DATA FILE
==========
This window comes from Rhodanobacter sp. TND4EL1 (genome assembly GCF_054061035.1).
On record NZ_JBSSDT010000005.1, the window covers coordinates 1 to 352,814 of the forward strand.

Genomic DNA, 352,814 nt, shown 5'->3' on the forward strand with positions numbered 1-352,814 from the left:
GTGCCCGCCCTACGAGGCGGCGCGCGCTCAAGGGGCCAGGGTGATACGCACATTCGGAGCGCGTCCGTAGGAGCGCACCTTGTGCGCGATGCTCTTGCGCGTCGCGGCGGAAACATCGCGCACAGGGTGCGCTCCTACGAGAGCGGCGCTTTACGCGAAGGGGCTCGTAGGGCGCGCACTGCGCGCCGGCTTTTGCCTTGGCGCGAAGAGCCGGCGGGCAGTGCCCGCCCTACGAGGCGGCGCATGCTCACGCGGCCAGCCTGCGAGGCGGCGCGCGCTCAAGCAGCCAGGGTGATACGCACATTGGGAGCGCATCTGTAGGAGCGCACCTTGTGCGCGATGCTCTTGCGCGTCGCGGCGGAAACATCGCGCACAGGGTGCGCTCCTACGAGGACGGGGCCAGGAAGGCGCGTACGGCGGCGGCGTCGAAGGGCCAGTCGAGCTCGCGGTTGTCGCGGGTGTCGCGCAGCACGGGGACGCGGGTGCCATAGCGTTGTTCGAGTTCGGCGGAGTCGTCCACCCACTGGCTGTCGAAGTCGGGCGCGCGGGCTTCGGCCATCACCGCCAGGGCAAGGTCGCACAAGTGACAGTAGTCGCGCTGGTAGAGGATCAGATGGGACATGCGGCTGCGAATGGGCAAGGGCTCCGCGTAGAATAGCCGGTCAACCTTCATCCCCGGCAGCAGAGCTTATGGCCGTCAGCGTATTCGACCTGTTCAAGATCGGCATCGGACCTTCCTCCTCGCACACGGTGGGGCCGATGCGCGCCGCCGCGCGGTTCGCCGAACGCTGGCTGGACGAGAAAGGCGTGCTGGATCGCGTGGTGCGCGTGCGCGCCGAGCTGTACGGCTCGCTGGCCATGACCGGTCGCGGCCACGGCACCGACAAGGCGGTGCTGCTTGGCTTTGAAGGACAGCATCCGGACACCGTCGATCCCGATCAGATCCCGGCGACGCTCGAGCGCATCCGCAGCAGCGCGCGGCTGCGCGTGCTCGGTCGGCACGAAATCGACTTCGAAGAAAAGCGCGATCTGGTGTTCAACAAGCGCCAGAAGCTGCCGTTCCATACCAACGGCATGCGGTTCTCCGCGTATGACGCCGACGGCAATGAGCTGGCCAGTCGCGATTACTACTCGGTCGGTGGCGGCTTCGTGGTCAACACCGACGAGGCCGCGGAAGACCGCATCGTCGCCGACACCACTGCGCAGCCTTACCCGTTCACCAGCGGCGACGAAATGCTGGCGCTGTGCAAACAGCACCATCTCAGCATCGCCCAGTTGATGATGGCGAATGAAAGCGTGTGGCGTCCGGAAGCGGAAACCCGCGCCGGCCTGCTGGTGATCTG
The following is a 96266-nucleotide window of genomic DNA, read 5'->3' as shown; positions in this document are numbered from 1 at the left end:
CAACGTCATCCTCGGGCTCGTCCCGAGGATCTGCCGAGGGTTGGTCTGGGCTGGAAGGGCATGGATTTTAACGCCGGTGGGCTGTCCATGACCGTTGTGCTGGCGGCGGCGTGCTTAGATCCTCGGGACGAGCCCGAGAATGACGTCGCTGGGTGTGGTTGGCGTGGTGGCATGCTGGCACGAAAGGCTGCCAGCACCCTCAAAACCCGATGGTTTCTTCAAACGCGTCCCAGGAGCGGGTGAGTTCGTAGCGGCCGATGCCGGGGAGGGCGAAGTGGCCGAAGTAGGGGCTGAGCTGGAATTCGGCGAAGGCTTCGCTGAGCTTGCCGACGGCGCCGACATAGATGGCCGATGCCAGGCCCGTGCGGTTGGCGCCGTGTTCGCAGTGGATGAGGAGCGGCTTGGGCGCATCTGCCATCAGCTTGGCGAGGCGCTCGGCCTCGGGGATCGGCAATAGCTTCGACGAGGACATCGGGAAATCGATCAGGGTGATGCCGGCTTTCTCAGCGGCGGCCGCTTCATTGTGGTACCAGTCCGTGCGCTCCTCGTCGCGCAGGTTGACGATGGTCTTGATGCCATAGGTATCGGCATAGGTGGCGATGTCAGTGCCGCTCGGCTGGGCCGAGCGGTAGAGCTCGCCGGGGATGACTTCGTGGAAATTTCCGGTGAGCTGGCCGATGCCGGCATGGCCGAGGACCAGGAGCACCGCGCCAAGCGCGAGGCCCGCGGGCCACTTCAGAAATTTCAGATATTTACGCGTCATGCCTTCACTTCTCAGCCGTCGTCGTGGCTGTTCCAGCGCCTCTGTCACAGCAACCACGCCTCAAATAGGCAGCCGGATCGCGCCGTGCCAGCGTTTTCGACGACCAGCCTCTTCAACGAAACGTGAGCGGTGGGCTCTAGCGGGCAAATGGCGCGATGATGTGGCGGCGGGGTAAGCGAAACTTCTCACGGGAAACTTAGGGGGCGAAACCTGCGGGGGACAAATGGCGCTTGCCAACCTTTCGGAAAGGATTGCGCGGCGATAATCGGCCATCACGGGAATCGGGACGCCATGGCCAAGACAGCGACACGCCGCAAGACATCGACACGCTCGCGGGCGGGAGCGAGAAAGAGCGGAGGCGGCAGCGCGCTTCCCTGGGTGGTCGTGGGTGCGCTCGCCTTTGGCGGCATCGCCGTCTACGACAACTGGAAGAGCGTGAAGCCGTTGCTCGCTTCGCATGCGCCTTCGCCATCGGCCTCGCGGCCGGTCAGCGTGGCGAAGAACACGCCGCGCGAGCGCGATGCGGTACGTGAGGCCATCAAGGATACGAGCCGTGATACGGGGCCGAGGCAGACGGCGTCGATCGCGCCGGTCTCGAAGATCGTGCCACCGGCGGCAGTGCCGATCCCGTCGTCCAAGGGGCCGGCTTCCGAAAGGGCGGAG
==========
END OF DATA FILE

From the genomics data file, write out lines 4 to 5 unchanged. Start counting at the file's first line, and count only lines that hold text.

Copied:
GTGCCCGCCCTACGAGGCGGCGCGCGCTCAAGGGGCCAGGGTGATACGCACATTCGGAGCGCGTCCGTAGGAGCGCACCTTGTGCGCGATGCTCTTGCGCGTCGCGGCGGAAACATCGCGCACAGGGTGCGCTCCTACGAGAGCGGCGCTTTACGCGAAGGGGCTCGTAGGGCGCGCACTGCGCGCCGGCTTTTGCCTTGGCGCGAAGAGCCGGCGGGCAGTGCCCGCCCTACGAGGCGGCGCATGCTCACGCGGCCAGCCTGCGAGGCGGCGCGCGCTCAAGCAGCCAGGGTGATACGCACATTGGGAGCGCATCTGTAGGAGCGCACCTTGTGCGCGATGCTCTTGCGCGTCGCGGCGGAAACATCGCGCACAGGGTGCGCTCCTACGAGGACGGGGCCAGGAAGGCGCGTACGGCGGCGGCGTCGAAGGGCCAGTCGAGCTCGCGGTTGTCGCGGGTGTCGCGCAGCACGGGGACGCGGGTGCCATAGCGTTGTTCGAGTTCGGCGGAGTCGTCCACCCACTGGCTGTCGAAGTCGGGCGCGCGGGCTTCGGCCATCACCGCCAGGGCAAGGTCGCACAAGTGACAGTAGTCGCGCTGGTAGAGGATCAGATGGGACATGCGGCTGCGAATGGGCAAGGGCTCCGCGTAGAATAGCCGGTCAACCTTCATCCCCGGCAGCAGAGCTTATGGCCGTCAGCGTATTCGACCTGTTCAAGATCGGCATCGGACCTTCCTCCTCGCACACGGTGGGGCCGATGCGCGCCGCCGCGCGGTTCGCCGAACGCTGGCTGGACGAGAAAGGCGTGCTGGATCGCGTGGTGCGCGTGCGCGCCGAGCTGTACGGCTCGCTGGCCATGACCGGTCGCGGCCACGGCACCGACAAGGCGGTGCTGCTTGGCTTTGAAGGACAGCATCCGGACACCGTCGATCCCGATCAGATCCCGGCGACGCTCGAGCGCATCCGCAGCAGCGCGCGGCTGCGCGTGCTCGGTCGGCACGAAATCGACTTCGAAGAAAAGCGCGATCTGGTGTTCAACAAGCGCCAGAAGCTGCCGTTCCATACCAACGGCATGCGGTTCTCCGCGTATGACGCCGACGGCAATGAGCTGGCCAGTCGCGATTACTACTCGGTCGGTGGCGGCTTCGTGGTCAACACCGACGAGGCCGCGGAAGACCGCATCGTCGCCGACACCACTGCGCAGCCTTACCCGTTCACCAGCGGCGACGAAATGCTGGCGCTGTGCAAACAGCACCATCTCAGCATCGCCCAGTTGATGATGGCGAATGAAAGCGTGTGGCGTCCGGAAGCGGAAACCCGCGCCGGCCTGCTGGTGATCTG
The following is a 96266-nucleotide window of genomic DNA, read 5'->3' as shown; positions in this document are numbered from 1 at the left end: